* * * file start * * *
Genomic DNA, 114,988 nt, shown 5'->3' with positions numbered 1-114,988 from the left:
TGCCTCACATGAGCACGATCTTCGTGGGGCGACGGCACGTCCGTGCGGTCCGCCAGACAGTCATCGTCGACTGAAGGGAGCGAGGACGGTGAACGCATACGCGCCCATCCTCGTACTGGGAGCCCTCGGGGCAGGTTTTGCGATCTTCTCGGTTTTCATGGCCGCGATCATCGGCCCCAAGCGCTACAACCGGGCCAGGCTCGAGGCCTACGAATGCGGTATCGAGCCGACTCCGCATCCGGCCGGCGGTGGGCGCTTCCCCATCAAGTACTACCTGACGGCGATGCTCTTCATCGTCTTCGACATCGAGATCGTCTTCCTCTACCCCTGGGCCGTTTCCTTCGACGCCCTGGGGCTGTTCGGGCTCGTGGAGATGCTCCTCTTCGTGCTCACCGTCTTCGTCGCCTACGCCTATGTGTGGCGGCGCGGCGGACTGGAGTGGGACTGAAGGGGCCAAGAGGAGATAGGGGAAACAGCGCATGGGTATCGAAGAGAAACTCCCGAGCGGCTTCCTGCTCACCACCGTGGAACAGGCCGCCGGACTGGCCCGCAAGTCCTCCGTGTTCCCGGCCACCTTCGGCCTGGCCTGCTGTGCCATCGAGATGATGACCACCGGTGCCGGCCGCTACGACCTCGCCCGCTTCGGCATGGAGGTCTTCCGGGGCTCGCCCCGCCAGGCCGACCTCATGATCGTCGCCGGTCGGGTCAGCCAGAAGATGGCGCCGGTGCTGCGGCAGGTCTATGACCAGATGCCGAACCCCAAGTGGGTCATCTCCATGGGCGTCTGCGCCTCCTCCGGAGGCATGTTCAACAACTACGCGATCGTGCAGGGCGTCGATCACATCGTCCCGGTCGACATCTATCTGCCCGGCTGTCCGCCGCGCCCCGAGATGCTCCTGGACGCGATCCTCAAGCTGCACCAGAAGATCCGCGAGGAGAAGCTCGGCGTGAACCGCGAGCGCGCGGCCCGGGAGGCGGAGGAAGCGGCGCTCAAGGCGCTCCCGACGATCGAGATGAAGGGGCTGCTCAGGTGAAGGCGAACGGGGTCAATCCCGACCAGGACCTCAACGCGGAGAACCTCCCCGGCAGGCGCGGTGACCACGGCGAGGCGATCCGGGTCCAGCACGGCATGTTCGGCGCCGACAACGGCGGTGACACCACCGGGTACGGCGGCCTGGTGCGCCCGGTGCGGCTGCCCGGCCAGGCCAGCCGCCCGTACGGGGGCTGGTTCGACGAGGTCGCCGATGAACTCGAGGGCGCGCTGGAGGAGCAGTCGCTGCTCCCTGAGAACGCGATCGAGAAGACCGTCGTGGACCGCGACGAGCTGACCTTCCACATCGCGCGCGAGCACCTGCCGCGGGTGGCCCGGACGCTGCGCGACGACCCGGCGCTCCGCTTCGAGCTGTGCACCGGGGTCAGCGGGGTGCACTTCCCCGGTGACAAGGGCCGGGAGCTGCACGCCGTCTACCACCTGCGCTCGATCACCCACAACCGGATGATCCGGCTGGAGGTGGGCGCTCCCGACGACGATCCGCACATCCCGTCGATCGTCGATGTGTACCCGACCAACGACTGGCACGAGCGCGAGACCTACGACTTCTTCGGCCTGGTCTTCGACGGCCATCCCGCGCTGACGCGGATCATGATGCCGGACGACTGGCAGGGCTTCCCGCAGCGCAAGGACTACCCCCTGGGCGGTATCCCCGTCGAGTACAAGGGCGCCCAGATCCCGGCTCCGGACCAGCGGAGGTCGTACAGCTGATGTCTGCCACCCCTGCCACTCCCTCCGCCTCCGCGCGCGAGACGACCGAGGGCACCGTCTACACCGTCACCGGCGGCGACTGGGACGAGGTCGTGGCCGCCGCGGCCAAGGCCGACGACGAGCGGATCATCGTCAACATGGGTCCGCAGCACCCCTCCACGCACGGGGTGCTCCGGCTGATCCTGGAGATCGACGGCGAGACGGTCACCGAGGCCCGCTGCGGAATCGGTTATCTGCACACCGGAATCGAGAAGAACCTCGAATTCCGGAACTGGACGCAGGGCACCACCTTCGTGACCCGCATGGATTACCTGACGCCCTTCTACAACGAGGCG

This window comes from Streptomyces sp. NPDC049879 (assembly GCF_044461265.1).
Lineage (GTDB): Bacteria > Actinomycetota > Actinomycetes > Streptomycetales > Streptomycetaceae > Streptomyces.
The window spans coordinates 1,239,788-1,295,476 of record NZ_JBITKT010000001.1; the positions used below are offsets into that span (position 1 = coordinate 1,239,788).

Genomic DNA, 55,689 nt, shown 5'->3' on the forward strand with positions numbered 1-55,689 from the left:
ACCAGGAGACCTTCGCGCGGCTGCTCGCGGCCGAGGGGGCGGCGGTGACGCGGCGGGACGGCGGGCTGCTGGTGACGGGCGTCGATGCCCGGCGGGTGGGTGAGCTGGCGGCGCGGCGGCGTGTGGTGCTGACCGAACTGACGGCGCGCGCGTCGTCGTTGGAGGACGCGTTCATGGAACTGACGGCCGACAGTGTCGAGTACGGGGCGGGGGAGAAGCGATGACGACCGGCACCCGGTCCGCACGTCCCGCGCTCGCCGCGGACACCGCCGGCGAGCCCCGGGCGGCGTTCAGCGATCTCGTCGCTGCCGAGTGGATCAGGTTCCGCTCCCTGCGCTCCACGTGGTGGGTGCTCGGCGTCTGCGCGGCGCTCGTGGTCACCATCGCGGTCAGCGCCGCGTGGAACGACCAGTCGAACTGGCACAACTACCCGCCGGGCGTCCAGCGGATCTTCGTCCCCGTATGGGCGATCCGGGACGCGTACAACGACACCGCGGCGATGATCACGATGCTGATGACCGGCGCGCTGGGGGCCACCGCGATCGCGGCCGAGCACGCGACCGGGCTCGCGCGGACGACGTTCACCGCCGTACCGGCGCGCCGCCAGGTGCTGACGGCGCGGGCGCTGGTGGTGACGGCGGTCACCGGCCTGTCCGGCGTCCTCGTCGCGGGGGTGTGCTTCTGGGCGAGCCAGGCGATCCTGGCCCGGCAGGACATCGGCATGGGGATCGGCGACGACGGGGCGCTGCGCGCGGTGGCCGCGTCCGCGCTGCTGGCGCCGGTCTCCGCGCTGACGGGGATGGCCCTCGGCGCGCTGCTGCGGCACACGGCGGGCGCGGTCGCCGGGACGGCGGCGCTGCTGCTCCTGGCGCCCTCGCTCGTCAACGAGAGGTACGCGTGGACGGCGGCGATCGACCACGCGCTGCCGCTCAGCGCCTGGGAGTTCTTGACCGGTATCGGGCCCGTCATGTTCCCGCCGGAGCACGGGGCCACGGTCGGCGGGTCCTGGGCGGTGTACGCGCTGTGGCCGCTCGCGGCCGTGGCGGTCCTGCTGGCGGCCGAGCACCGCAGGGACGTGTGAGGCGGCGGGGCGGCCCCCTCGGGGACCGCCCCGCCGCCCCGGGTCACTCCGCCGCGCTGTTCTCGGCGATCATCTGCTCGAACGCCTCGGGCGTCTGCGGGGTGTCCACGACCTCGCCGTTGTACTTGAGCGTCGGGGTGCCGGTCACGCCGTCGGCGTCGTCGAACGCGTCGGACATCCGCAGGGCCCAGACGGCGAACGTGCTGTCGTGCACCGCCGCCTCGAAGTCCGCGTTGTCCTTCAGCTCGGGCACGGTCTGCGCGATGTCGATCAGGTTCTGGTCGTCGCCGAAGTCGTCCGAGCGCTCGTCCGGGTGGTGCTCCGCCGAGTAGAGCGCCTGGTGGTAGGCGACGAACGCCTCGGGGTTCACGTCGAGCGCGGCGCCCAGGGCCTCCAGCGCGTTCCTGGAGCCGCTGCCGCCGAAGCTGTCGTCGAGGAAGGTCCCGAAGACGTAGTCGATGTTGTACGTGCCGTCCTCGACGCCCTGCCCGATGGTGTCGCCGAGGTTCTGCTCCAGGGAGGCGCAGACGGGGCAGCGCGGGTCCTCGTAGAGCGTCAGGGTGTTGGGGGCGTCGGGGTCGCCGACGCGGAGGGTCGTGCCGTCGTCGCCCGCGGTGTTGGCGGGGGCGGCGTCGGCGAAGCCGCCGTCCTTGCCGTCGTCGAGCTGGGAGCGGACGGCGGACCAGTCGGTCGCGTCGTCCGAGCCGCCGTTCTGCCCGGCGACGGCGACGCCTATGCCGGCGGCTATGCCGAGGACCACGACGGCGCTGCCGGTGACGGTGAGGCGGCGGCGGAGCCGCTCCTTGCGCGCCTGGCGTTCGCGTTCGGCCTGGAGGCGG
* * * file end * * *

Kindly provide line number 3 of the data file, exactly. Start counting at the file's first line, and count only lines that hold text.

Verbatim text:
This window comes from Streptomyces sp. NPDC049879 (assembly GCF_044461265.1).